It is not the only parallel between China’s Belt and Road Initiative and Britain’s imperial past. Jonathan Hillman has just published a fascinating May 2019 piece for Washington’s CSIS entitled War and PEACE on China’s Digital Silk Road. Hillman highlights the efforts, of what I have dubbed the post-1815 Second British Empire, to control strategic communications. In the wake of victory over Napoleon what had been primarily a commercially-driven mercantilist empire increasingly became ‘strategic’ as British corporate and state interests merged. In Britain’s case the establishment of so-called All Red lines, an exclusive network of telegraph lines, helped facilitate London’s control and gave Britain a critical strategic communications advantage over rivals.

China is endeavouring to do a similar thing in this digital age through control over digital networks. 95% of all international communications take place through sea-bed cables. One of its flagship projects is called PEACE and takes place in Pakistan, formerly part of the British Raj. PEACE, or the Pakistan East Africa Cable Express, is designed to enable the fastest internet link between Asia and Africa.  The PEACE cable also begins in the port of Gwadar in Pakistan, which is also part of the China-Pakistan Economic Corridor, and at which China would like to establish a naval base.   In other words, China is developing the capability and capacity to threaten those it does not control, and enhance its influence over the rest.  At present, China, or rather Huawei, is laying or enhancing some one hundred high data rate digital lines under the sea.

1 over 16 equals domination?

What of Europe? The dilemma that many Central and Eastern European countries (CEEC) face, but refuse to confront, concerns the nature, length and political implications of the strings attached to Chinese money. And, the likely impact of taking such money on their strategic relations with the United States.  In November 2015, China-CEEC co-operation was established at a big bash in Suzhou City. The Accord was (and is) where BRI enters Europe, with projects ranging from development, industrial capacity-building, innovative financing, trade enhancement and beyond.   On the face of it, the Accord simply enables trade and promotes prosperity for debt-ridden European countries. However, if past patterns of Chinese influence are to be applied in Europe, the Accord also implies a degree of potential coercion. It is that potential for Chinese coercion of both EU and NATO members that is worrying both Brussels and Washington. In particular, that in a crisis certain EU and NATO members would be ‘persuaded’ by Beijing to withhold their support for the Americans and thus, in effect, paralyse the Alliance.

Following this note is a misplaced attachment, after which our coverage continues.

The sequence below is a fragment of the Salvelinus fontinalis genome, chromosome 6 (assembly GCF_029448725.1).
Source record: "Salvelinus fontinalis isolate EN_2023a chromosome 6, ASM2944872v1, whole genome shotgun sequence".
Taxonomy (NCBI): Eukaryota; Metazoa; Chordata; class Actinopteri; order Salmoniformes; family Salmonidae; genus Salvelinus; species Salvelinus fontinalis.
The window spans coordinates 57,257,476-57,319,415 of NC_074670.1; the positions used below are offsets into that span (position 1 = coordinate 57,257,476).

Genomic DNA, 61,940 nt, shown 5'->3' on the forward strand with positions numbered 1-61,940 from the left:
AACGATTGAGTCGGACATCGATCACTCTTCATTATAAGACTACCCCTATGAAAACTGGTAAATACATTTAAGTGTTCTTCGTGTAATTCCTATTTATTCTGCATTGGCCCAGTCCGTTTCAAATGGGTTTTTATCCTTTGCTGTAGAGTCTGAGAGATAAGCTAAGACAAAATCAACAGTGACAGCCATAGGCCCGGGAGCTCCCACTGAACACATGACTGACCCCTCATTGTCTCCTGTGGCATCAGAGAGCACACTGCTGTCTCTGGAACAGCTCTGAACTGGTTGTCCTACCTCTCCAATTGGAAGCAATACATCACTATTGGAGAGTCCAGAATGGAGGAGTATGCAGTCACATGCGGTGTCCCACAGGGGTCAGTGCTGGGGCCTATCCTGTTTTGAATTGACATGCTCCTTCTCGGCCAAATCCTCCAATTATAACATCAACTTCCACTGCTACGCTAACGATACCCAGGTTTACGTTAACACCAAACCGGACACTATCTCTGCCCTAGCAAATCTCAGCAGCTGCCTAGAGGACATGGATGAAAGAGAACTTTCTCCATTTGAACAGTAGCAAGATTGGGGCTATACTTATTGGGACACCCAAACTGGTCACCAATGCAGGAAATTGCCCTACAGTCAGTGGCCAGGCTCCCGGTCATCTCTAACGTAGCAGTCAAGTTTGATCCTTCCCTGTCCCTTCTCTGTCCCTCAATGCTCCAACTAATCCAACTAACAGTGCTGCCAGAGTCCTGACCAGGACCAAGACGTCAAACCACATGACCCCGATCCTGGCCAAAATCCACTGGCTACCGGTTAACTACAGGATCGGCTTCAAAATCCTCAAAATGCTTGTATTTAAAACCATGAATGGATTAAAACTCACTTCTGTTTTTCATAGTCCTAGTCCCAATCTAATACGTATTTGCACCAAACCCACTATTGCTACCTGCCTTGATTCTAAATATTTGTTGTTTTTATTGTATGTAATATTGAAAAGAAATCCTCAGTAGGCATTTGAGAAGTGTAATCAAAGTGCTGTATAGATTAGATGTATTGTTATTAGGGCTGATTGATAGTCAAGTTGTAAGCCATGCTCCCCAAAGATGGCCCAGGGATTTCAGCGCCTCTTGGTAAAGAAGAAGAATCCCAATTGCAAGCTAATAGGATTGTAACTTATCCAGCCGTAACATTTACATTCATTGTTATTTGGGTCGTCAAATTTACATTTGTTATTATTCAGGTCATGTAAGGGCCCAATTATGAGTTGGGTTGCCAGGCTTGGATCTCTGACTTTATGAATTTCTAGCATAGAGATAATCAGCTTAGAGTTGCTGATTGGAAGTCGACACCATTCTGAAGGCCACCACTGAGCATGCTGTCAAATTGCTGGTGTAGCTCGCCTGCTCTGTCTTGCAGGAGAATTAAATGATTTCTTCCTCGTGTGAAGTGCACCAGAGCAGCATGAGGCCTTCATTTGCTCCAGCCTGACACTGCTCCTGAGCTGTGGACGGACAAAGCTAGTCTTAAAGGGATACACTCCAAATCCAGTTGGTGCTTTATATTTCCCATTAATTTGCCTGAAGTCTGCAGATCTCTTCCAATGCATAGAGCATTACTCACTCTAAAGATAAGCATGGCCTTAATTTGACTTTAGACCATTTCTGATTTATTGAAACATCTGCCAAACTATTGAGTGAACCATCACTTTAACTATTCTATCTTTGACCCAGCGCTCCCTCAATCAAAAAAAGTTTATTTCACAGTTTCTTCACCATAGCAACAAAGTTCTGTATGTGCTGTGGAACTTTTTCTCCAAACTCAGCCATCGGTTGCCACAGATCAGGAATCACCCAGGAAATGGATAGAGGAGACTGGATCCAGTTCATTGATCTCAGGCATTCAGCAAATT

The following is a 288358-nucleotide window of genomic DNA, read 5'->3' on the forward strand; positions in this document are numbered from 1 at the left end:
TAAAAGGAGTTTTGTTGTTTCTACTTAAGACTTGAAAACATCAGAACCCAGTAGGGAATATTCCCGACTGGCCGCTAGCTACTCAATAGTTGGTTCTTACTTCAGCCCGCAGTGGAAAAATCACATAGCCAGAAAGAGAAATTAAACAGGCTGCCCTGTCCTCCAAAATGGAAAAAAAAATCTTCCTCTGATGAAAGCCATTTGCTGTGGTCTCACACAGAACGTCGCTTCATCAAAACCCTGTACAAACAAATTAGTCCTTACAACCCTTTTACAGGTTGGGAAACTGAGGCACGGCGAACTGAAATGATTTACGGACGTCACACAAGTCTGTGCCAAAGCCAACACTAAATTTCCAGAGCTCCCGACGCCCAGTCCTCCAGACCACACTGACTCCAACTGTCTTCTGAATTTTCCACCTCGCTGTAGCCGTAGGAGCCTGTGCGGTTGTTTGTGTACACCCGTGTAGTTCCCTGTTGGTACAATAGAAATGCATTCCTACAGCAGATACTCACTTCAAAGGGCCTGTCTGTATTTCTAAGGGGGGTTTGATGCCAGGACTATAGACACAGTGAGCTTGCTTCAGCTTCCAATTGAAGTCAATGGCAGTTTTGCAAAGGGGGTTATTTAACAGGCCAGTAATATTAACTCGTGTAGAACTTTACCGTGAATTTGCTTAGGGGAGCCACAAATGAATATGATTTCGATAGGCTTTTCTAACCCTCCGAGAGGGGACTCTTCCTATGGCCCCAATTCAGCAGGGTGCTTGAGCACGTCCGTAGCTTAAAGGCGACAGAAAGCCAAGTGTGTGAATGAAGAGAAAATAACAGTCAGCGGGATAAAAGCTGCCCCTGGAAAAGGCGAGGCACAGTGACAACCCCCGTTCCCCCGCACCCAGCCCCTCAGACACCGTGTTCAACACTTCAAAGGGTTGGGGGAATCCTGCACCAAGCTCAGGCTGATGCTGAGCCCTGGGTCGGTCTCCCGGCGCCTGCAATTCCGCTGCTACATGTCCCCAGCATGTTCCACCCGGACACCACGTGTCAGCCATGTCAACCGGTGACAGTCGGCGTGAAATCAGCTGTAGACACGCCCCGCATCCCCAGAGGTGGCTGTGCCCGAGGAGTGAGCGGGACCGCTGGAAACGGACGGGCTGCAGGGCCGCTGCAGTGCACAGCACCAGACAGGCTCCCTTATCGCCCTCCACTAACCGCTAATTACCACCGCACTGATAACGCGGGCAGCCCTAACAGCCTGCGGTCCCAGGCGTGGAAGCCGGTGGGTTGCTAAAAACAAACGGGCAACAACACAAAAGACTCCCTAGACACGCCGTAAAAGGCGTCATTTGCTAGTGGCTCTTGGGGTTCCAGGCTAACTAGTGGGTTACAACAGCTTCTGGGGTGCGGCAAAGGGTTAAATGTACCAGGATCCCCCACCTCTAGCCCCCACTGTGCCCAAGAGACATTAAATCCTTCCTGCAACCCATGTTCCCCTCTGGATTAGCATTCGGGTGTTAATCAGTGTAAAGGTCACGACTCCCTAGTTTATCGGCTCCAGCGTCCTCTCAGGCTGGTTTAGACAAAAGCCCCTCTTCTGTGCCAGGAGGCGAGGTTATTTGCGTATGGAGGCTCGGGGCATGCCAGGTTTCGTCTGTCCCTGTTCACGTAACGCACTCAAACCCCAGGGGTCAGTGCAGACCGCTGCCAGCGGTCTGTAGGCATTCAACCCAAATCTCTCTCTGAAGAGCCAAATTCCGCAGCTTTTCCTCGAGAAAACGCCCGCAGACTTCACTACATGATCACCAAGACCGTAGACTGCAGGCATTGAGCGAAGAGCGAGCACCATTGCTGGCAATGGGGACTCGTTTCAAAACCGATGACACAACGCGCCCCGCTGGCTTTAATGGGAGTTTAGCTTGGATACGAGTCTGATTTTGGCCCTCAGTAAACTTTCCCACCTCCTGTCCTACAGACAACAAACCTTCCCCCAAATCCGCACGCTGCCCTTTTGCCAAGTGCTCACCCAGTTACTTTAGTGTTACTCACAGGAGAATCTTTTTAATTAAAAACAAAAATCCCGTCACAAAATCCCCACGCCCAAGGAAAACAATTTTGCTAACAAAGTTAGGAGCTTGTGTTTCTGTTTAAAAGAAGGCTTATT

Why is China so aggressive? Beijing is subject to a pressing imperative which drives China to apply all and every means available to expand its economy, and which belies the lazy Western idea that China always takes a long view. You know, the old 1960s Zhou Enlai joke about it being too early to assess the impact of the 1789 French Revolution. It is an imperative that was laid out clearly in President Xi Jingping’s 2013 China Dream speech, and which has been regularly re-stated since. Put simply, the Communist Party survives in unfettered power in China because in the wake of the 1989 Tiananmen massacre of democracy protesters the Chinese state established a new ‘contract’ with its people – unquestioned power in return for rising prosperity. Since 1989 Beijing has fulfilled that pledge through the astronomic growth of the Chinese economy often at, or above, 10% per annum. Much of that growth came from the modernisation of China itself. However, there are now signs that such internally-driven growth is slowing and China must seek to maintain growth through externally-driven extractive (Arctic BRI?) and exploitative policies abroad, hence the Belt and Road Initiative, whilst limiting access to the enormous Chinese market.